The Kiryandongo Deputy Resident District Commissioner, Mr. Jonathan Akweteireho, emphasized that all offices within the Kiryandongo district are actively involved in addressing the prevalent land conflicts. He also extended a welcome to Witness Radio, acknowledging their collaborative efforts in tackling and resolving land and environmental issues in the district.

“Ladies and gentlemen, we all know that the land rights together with environmental rights have been violated in our district, but because we don’t know what our rights are, because we have not directly done what we could to safeguard our rights and now this is the time that Witness Radio has brought us together to safeguard our rights. I want to welcome you in Kiryandongo and be rest assured that we shall give you all the necessary support to help us manage these rampant cases,” Ms. Adyeri said in her remarks during the dialogue meeting.

The team leader at Witness Radio Uganda, Mr. Geoffrey Wokulira Ssebaggala expressed gratitude to the participants for their active involvement in the dialogue and revealed that Witness Radio’s objective is to find a holistic solution to the escalating land disputes in Kiryandongo district serving as an example to other districts.

“We are here to assist Kiryandongo district in attaining peace and stability because it stands as a hotspot for land grabbers in Uganda. Mismanagement of land conflicts in Uganda could potentially lead to a significant internal conflict. Everywhere you turn, voices are lamenting the loss of their land and property. Kiryandongo, abundant with ranches, suffers from a lack of a structured framework, which amplifies these land conflicts. The influx of wealthy investors further complicates the situation,” Mr. Ssebaggala disclosed.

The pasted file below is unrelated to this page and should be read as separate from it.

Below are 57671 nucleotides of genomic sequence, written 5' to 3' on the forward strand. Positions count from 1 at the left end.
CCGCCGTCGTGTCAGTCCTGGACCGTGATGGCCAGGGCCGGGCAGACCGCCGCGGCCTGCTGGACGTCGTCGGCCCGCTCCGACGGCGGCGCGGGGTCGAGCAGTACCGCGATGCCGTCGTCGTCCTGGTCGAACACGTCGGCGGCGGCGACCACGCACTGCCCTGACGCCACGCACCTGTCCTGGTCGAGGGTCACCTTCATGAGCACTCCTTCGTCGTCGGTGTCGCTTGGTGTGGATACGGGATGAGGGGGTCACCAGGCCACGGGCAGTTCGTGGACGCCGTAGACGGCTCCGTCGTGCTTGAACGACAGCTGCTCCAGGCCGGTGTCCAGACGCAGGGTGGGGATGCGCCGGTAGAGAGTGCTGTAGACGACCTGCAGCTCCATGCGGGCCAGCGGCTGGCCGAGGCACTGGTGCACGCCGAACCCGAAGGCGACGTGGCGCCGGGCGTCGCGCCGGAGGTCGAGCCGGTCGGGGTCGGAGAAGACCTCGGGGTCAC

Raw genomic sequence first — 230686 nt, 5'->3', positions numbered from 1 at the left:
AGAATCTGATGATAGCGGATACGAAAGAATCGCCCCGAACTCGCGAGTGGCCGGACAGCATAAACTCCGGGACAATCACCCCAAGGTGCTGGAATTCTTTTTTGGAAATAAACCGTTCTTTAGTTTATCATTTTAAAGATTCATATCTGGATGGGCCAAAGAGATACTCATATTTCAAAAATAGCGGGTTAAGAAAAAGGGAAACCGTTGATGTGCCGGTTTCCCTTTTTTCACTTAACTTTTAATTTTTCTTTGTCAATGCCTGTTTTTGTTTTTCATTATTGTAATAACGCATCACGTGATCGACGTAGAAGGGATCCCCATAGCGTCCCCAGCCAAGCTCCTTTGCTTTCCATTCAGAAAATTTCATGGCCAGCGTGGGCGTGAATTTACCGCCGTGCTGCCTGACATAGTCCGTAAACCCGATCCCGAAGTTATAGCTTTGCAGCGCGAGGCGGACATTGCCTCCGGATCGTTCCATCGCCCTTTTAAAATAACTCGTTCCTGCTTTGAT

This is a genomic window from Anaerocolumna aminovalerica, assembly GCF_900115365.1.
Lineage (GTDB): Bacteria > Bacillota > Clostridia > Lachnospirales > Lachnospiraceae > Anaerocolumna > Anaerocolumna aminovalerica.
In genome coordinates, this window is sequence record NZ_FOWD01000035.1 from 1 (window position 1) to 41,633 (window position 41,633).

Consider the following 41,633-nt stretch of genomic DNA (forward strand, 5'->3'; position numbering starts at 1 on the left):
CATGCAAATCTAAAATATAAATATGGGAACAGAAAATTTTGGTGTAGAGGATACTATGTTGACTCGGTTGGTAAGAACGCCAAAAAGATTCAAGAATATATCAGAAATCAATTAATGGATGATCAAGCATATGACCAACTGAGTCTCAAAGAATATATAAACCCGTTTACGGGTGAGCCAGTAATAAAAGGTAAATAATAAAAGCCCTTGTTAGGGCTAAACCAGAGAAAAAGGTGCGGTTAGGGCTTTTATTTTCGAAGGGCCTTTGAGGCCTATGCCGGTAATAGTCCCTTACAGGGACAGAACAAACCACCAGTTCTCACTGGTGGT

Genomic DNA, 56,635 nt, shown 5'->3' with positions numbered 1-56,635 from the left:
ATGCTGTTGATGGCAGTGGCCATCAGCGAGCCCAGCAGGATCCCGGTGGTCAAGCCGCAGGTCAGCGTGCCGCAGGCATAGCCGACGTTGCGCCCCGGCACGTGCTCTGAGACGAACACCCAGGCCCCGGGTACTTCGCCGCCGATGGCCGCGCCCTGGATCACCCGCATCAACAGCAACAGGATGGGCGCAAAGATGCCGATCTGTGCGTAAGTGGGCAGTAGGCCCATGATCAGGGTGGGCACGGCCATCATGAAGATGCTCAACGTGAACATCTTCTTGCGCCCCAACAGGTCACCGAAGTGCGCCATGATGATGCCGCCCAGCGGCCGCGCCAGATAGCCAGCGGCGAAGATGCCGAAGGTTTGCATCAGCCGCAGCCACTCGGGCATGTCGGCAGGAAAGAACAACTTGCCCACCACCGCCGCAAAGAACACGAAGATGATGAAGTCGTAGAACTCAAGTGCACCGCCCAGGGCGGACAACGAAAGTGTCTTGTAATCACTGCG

Within the dialogue, Mr. Ssebaggala emphasized the need for the Kiryandongo district council to pass a by-law aimed at curbing land evictions as an initial step in addressing the prevalent land injustices.

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Kiryandongo authorities decry rising cases of land disputes



The LC5 chairperson of Kiryandongo, Ms Edith Aliguma Adyeri, has saidnland dispute has impacted on people’s lives, dignity and children’s education in the district.

Just like other parts of Uganda, conflicts over land in Kiryandongo arise when individuals – who often are blood relatives – compete for use of the same parcel of land or when members of the community lay claim over ownership of unutilised government land.